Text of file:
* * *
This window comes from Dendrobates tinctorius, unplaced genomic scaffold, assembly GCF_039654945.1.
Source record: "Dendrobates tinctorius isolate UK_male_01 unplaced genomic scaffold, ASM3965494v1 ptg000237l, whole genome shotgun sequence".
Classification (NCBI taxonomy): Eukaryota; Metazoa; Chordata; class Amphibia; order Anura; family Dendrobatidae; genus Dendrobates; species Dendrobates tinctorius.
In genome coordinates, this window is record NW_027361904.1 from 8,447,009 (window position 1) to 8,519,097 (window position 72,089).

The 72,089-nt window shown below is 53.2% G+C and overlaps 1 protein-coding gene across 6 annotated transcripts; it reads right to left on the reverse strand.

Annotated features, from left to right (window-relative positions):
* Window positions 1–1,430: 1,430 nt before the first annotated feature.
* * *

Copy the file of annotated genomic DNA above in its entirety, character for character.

This window comes from Dendrobates tinctorius, unplaced genomic scaffold, assembly GCF_039654945.1.
Source record: "Dendrobates tinctorius isolate UK_male_01 unplaced genomic scaffold, ASM3965494v1 ptg000237l, whole genome shotgun sequence".
Classification (NCBI taxonomy): Eukaryota; Metazoa; Chordata; class Amphibia; order Anura; family Dendrobatidae; genus Dendrobates; species Dendrobates tinctorius.
In genome coordinates, this window is record NW_027361904.1 from 8,447,009 (window position 1) to 8,519,097 (window position 72,089).

The 72,089-nt window shown below is 53.2% G+C and overlaps 1 protein-coding gene across 6 annotated transcripts; it reads right to left on the reverse strand.

Annotated features, from left to right (window-relative positions):
* Window positions 1–1,430: 1,430 nt before the first annotated feature.